We are proud to report that Feed International celebrates its 30th anniversary in 2010. After a pilot edition published in May 1980, the first regular issue appeared in September of that year.

Looking back to early issues of the magazine gives a reminder of the many changes that have occurred in the global feed industry since we started reporting on it 30 years ago.

Growth  

For example, our estimate of the world production of compound feeds in 1980 had been 370 million metric tons. Compare that with the figure of almost 708 million tons given by our report at the start of 2010 as the latest annual total.

What is more, the contribution from China in 1980 had been put at only 2 million metric tons. China’s annual output of industrial compounds in 2010 is approaching 110 million tons. The situation of the European Union has also changed out of all recognition. Three decades ago, the EU had only nine member states --- the number now is 27. And whereas the EU-9 of 1980 produced about 71.5 million metric tons of feeds industrially, the XXV FEFAC congress held this year in Germany heard that the countries of the EU-27 in 2009 had a combined feed production volume of nearly 148 million tons.

At the time of Feed International’s launch, the biggest EU feed producer was Germany with 14.9 million metric tons, ahead of France and the Netherlands. FEFAC data for 2009 have revealed that Spain (21.6 million tons) and France (21.3 million tons) now exceed Germany (20.8 million tons) for annual output. The most recent figure for France compares with a national production of 13.3 million tons of compound feeds in 1980 and therefore indicates a national expansion of 60% in 30 years.

Back in 1980, the US had 13,226 feed plants producing 109.6 million metric tons of commercially manufactured feed, but 463 of them accounted for two-thirds of all production, while the then Soviet Union produced 77 million tons at 600 mills. Feed production in both places has since become highly concentrated both for operators and for sites.

Change  

Among the largest players in the Europe of 1980 was Cehave of the Netherlands, which Feed International chose to be profiled in its inaugural issue. The profile said that Cehave (from the Dutch farm co-operative CHV) had just expanded its Veghel plant to a capacity of 1.5 million metric tons per year, operated a second production site at ‘s-Hertogenbosch capable of another million tons annually and had a new 500,000 tons/year mill under construction at Oss. Of the 2 million tons/year issued from the two existing plants, 55% was for pigs and 28% for cattle with 17% for poultry. Almost half of all feeds were used within a radius of 60 kilometres from the Veghel headquarters.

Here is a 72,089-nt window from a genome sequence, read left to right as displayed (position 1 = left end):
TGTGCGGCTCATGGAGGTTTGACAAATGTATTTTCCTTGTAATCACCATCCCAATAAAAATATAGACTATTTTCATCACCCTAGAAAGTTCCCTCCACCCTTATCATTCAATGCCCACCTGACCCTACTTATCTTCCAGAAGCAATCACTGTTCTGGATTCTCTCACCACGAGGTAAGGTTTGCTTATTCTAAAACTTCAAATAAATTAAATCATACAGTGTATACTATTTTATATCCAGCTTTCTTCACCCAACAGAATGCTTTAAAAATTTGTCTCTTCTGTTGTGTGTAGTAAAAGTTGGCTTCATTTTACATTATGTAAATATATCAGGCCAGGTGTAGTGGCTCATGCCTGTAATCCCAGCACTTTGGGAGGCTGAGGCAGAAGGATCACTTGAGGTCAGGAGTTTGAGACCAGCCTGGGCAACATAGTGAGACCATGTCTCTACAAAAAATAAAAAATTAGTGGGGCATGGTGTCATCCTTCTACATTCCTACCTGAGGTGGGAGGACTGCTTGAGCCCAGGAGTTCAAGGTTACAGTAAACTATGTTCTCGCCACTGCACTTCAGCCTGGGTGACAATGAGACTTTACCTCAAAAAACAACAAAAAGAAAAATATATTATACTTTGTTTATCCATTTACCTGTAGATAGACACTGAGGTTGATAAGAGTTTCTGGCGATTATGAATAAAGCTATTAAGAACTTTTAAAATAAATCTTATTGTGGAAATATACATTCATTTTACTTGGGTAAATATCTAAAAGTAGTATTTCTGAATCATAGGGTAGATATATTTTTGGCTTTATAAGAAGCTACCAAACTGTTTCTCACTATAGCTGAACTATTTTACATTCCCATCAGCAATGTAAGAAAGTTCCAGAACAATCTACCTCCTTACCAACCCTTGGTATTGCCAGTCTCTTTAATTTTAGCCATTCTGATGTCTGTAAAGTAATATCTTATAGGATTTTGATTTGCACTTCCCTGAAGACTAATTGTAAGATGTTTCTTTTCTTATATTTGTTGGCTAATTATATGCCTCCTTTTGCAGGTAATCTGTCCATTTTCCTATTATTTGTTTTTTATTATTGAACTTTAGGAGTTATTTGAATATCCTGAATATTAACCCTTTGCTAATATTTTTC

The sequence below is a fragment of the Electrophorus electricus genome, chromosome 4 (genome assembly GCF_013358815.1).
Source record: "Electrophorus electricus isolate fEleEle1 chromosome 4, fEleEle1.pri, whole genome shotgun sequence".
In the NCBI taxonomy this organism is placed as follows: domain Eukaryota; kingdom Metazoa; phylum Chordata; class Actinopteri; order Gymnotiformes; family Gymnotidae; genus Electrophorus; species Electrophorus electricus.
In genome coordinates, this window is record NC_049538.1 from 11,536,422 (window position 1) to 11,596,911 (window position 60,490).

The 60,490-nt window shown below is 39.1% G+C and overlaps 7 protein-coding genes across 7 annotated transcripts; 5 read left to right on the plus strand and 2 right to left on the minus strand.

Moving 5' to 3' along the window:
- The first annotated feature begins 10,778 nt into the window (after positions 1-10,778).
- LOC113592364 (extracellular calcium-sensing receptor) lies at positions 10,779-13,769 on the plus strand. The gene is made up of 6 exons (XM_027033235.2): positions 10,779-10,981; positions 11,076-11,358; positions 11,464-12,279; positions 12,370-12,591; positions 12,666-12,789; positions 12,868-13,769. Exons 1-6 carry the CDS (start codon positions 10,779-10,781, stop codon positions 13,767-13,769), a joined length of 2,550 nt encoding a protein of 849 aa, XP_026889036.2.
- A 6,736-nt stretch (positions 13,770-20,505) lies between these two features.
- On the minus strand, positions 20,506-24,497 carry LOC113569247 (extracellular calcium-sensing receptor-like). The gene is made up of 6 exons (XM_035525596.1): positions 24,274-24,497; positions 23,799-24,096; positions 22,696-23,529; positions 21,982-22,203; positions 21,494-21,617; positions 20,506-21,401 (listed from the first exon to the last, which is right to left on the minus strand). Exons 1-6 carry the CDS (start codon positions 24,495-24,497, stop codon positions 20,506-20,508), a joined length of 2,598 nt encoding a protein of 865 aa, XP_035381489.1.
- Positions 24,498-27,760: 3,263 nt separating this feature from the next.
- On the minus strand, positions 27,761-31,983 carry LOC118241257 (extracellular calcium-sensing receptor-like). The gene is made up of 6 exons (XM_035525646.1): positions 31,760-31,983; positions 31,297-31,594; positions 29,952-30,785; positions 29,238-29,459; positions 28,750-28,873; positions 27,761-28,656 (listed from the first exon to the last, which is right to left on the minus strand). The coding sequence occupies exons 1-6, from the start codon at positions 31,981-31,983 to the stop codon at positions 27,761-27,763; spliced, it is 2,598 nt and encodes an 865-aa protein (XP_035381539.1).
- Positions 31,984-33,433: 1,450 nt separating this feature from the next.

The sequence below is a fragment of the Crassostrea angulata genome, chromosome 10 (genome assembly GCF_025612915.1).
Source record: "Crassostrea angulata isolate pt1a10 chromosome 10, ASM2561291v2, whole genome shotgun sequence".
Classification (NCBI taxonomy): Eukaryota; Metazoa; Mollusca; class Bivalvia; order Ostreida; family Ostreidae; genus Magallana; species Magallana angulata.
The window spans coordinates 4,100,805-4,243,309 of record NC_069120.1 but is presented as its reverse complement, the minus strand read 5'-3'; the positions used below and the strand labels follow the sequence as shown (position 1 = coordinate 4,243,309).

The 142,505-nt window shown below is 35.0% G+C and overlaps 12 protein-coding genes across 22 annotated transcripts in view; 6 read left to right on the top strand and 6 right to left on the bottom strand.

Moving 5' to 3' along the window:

Although Cehave (more recently Cehave Landbouwbelang) has continued to feature prominently in our annual list of the top feed companies worldwide, the winds of change have also been blowing strongly in its direction. In June 2010 Cehave merged with another Dutch co-op, Agrifirm, to form the Agrifirm Group and the feed divisions of both co-operatives are coming together as Agrifirm Feed as from 1st January 2011. With effect from that date, therefore, the Cehave name will no longer exist.

Still in the Netherlands, our pilot issue had looked ahead to the seventh Victam feed industries show about to open in the Dutch city of Utrecht in May 1980. Victam that year consisted of 150 stands representing 350 suppliers. Afterwards it would return every three years to the same venue in Utrecht up to and including 2007. But May 2011 sees the show move to a new home in Cologne, Germany, where it will form one of three exhibitions in one event --- the others being FIAAP on feed ingredients/additives and GRAPAS on grain milling. What is more, Victam in Cologne will contain the 2011 Petfood Forum Europe organised by our associated title Petfood Industry.

Petfood and feeds for aquaculture have emerged as major growth areas in the worldwide feed business since 1980. Over those decades there has also been a major transformation in the materials used for making feed products. One of the biggest drivers of this was the appearance of the cattle disease BSE. Although the first cases were not described until some years later, their origins were reportedly traced to feeding materials that had been prepared or imported into Europe in the early to middle 1980s.

Subsequently, BSE would mean that feed manufacturers in Europe were prohibited from using ingredients derived from animals. Only now has the prospect emerged of the European ban being lifted so that at least animal-origin proteins might be allowed again in monogastric formulations.

Other aspects of our business seem hardly to have changed, however. Thirty years ago, our first reports were already debating the use of antimicrobials in feed materials with the prospect of tough regulation on the horizon. A major concern among mill managers even then was to limit the loss of materials during the feed manufacturing process. Protein levels for young pigs were under investigation for their probable link to problems of diarrhoea and surveys had found major differences between countries and regions for the vitamin levels present in their compound feeds.

Throughout the past 30 years, Feed International has proudly provided the feed industry with well-informed and up to date reports about such technical issues as well as on markets around the world. We look forward to continuing to serve you in the years to come!